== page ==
A Behind the Scenes montage shows up here. This goes for six minutes and 20 seconds and presents production snippets from each of the first three Scream films; they all receive fairly equal time, which means roughly two minutes per movie. These are a lot of fun, especially those for the first picture; it's too bad they only included such small bits, as I would have enjoyed much more.
The Deleted Scenes section gives us four excised portions. The first two actually are the same piece; they're different versions of the opening of the film. Alternate One runs four minutes and 25 seconds and essentially just adds footage to the existing opening, while Alternate Two goes for six minutes and presents an different version of the scene.
The other two deleted segments are shorter - 110 seconds and 75 seconds, respectively - and also add footage to already-existing scenes. The extra footage is mildly interesting; the two openings weren't terribly good, but the others were a little more compelling.
One complaint: during the main commentary, we hear of lots of deleted material, but little of that appears here. I especially would have loved to see Posey's other takes of the bodyguard scene I mention earlier; the commentary states that she did all sorts of great stuff, but we have no visual evidence. Didn't anybody save the other takes?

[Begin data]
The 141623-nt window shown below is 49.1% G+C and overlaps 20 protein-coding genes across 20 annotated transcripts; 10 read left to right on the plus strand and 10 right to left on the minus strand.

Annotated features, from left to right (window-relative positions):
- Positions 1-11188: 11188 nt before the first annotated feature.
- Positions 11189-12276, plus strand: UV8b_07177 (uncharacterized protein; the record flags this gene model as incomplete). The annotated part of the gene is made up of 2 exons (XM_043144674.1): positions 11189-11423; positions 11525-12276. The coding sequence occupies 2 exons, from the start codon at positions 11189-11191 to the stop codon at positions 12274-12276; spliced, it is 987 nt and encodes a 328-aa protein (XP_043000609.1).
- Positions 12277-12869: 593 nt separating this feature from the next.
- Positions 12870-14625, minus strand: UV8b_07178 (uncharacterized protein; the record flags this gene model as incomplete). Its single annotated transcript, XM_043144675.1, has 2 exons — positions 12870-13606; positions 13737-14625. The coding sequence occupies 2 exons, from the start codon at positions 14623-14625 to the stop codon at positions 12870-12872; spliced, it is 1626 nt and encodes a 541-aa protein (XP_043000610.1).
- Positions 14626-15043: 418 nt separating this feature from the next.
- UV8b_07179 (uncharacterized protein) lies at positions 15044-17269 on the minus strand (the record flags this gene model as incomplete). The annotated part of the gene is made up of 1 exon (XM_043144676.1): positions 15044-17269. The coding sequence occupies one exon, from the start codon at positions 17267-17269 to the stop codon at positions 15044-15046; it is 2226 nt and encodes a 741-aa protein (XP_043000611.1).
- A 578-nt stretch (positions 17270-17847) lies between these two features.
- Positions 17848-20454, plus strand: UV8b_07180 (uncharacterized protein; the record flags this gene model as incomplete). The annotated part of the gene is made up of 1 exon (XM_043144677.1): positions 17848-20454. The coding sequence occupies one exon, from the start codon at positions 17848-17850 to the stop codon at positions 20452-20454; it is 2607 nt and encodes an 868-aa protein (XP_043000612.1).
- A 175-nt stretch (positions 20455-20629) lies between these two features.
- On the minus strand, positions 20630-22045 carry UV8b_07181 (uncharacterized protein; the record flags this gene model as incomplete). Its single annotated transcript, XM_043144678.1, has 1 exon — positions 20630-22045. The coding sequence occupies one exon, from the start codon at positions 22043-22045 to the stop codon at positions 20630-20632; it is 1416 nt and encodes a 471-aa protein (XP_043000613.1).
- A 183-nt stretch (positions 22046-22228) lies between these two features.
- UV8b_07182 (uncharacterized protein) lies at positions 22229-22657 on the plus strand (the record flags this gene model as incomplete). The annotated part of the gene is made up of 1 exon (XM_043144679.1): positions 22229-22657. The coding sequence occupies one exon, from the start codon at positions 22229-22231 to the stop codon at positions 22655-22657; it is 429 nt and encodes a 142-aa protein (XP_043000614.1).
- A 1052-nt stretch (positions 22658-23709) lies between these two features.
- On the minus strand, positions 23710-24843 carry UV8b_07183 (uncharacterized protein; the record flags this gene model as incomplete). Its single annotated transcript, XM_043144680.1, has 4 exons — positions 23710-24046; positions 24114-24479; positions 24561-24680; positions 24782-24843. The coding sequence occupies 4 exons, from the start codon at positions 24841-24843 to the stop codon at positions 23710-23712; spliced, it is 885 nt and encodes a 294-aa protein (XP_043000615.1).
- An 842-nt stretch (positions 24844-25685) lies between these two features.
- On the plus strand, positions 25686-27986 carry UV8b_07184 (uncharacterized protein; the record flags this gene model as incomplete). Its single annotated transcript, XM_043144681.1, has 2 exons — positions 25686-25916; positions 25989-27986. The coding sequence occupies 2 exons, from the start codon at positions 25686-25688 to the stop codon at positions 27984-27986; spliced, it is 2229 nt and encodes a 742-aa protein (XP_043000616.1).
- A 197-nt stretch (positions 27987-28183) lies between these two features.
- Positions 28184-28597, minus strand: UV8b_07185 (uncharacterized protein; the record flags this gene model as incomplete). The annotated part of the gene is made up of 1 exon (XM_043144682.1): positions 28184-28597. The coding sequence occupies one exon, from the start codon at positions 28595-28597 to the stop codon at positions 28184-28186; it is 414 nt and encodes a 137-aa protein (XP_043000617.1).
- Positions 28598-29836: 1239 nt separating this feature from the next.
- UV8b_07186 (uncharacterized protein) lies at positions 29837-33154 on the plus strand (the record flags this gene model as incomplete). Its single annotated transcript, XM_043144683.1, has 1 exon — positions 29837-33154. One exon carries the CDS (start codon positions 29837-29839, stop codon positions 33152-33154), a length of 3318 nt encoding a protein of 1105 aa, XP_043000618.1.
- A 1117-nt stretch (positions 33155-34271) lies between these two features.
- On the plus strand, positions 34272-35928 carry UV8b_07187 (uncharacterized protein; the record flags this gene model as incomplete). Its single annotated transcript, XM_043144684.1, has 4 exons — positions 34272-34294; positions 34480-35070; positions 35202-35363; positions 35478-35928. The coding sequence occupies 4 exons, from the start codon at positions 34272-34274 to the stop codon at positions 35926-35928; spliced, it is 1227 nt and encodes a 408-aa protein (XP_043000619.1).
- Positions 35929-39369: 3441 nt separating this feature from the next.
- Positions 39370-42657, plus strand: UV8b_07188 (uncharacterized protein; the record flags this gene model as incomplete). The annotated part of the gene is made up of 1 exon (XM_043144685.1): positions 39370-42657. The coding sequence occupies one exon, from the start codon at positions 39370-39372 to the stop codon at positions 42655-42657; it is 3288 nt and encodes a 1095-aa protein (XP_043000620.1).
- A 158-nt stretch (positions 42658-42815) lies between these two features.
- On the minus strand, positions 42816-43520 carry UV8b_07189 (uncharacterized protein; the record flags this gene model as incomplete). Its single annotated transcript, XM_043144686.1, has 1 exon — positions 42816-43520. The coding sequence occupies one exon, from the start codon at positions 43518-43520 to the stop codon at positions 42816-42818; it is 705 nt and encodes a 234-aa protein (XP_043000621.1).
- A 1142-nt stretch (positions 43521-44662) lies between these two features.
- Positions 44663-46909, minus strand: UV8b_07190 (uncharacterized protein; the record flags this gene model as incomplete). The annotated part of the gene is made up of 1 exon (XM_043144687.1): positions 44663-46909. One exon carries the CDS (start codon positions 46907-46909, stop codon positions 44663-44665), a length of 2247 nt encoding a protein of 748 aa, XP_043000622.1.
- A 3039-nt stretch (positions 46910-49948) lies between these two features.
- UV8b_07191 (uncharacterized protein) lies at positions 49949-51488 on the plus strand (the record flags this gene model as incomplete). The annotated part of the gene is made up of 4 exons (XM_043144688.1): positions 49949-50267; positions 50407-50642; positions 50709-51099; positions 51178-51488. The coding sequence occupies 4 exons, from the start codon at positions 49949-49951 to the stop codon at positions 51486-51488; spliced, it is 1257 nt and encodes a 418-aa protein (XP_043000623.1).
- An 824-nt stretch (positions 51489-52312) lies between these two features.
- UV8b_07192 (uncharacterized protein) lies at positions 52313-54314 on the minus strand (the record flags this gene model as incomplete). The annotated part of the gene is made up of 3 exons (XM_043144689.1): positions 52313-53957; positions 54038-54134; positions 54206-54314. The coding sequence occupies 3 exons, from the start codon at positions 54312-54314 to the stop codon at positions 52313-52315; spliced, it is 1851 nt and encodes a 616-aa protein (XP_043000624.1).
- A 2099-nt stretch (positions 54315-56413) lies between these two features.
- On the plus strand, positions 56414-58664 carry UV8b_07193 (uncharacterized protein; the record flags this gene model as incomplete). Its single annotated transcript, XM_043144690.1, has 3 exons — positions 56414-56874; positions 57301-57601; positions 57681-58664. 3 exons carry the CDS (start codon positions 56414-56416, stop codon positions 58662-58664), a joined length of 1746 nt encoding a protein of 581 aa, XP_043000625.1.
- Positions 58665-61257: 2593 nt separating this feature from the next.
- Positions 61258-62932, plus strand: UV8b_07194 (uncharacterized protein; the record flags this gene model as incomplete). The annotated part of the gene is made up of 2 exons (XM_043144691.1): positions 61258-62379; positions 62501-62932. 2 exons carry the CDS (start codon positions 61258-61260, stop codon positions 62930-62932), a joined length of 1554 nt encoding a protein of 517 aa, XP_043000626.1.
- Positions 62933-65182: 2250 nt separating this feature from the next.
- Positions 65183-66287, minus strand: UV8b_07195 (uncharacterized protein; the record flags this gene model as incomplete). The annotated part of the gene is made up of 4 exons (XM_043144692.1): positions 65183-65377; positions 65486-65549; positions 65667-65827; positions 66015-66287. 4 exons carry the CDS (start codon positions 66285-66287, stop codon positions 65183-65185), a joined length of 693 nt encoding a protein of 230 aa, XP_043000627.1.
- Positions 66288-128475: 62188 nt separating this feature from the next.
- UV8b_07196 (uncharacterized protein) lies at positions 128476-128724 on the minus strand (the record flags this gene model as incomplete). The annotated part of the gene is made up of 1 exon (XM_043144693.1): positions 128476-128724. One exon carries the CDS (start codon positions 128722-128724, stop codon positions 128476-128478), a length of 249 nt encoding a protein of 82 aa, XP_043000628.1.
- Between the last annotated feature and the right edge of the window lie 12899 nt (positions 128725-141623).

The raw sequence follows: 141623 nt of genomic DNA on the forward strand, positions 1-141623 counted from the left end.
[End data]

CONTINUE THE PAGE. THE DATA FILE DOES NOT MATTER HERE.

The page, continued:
Another unused scene gets its own section: the 10-minute, two-second Alternate Ending. Don't get too excited about this; it's not very different from the existing conclusion. It adds a little and does a few things mildly differently, but the overall piece works the same, and there are no significant differences.
All of the "Deleted Scenes" and the "Alternate Ending" can be viewed with or without commentary from Craven, Maddalena, and Lussier. Although they add nothing tremendously fascinating, their remarks add some perspective about the pieces and let us know why the changes were made.
The disc includes a music video for Creed's "What If". This clip differs slightly from the typical "video for a movie" format. Yes, it features the normal lip-synching scenes, but the video tries to maintain a story as well; it uses David Arquette as movie studio security and shows the band and some babes as they're terrorized by the Scream killer. It's nothing special, but at least it's a little more clever than the usual crummy videos we find attached to movies.
The disc opens with ads for Scream 4, Lionsgate horror and the Saw series. These show up under Also from Lionsgate as well. In addition, the Blu-ray provides two trailers for Scream 3 and 13 TV spots.
Ultimately, Scream 3 offers enough fun and thrills to deserve a viewing, especially from already-established fans of the series. However, no one should expect more than a fairly wan imitation of the wonderful original. The Blu-ray presents good audio and a generally positive set of supplements but picture quality seems mediocre and compromised. This is still the best home video rendition of the movie, but it could’ve been much better.